Quantifying the evolutionary response to anthropogenic selection in migrating species
Dr Jon Bolland (UoH), Dr Domino Joyce, Dr Natalie AngelopoulosContact email: J.Bolland@hull.ac.uk
Tracing the effects of human induced selection pressures through the genomes of wild species offers unprecedented insight into the way species evolve and adapt to changing environments. Migratory species which need to navigate barriers put up by humans in order to reproduce, should be particularly likely to respond to the evolutionary selection pressure imposed by human impacts on migratory pathways. We have a track record of successful collaboration with the Environment Agency and Yorkshire Dales Rivers Trust and this PhD proposal is based on an existing project tracking the upstream migration of adult Atlantic salmon, a key-stone migratory species considered vulnerable in Europe according to the IUCN red list of threatened species. Throughout the range of the species, man-made barriers, such as weirs and associated hydropower turbines, affect the ability of the species to migrate and reproduce in headwater rivers and streams. Importantly, barrier intensity varies between sub-catchments of the River Yorkshire Ouse, providing a unique opportunity to compare the evolutionary response of salmon to anthropogenic barriers of varying intensity, using a combination of approaches. This interdisciplinary project will use the synergy between two research groups at the University of Hull - HIFI (Hull International Fisheries Institute) and EvoHull (Evolutionary and Environmental Genomics group) and study the parallel evolutionary response to anthropogenic selection.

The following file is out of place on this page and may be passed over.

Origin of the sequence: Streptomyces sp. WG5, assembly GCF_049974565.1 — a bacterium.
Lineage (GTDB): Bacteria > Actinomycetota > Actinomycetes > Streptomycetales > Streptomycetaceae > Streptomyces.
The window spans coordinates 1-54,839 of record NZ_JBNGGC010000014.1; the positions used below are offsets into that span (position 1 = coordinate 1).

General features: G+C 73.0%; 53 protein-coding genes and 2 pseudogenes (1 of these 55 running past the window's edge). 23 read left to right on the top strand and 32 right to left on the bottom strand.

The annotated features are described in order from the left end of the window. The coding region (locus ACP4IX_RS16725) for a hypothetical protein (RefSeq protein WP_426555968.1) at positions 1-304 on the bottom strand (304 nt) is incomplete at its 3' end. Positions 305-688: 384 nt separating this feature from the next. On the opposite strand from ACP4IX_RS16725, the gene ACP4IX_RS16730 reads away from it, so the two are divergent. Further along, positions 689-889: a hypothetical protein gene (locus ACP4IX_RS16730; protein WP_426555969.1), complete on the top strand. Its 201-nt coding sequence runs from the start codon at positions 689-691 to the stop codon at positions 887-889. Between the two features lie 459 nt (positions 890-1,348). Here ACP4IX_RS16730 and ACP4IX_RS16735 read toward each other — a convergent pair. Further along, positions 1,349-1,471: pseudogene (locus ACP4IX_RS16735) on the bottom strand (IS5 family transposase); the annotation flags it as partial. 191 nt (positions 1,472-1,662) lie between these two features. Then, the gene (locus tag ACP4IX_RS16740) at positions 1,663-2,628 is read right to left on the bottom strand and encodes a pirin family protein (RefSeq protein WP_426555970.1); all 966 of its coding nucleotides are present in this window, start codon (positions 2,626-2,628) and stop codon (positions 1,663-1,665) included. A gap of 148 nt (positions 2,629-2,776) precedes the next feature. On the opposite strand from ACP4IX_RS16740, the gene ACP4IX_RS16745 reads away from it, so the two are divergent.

The project will test the prediction that evolutionary response increases proportionally with barrier number and complexity, and use genome wide association studies to identify the genetic change associated with this evolutionary response. It will also allow us to assess whether parallel responses evolve independently using the same genetic pathway, or whether there are multiple routes to solving the same evolutionary problems, which will provide a powerful insight into the ability of species to adapt to environmental change.
The project will survey fish from the River Yorkshire Ouse and use i) photographs of wild caught individuals to apply geometric morphometrics ii) acoustic telemetry to track the movements of individual fish during their upstream spawning migration iii) genome wide association studies to link genotype to behavioural and physiological phenotype. We are uniquely positioned to carry out this project because of an Environment Agency funded existing study in this river. The collaborative and interdisciplinary nature of the project means that the student will become experienced in a wide range of skills, from field and lab work, performing telemetry investigations on wild fish, extracting and preparing DNA for SNP-chip analysis, to bioinformatic data processing, and they will develop strong links to industry.
Related undergraduate subjects:
- Molecular ecology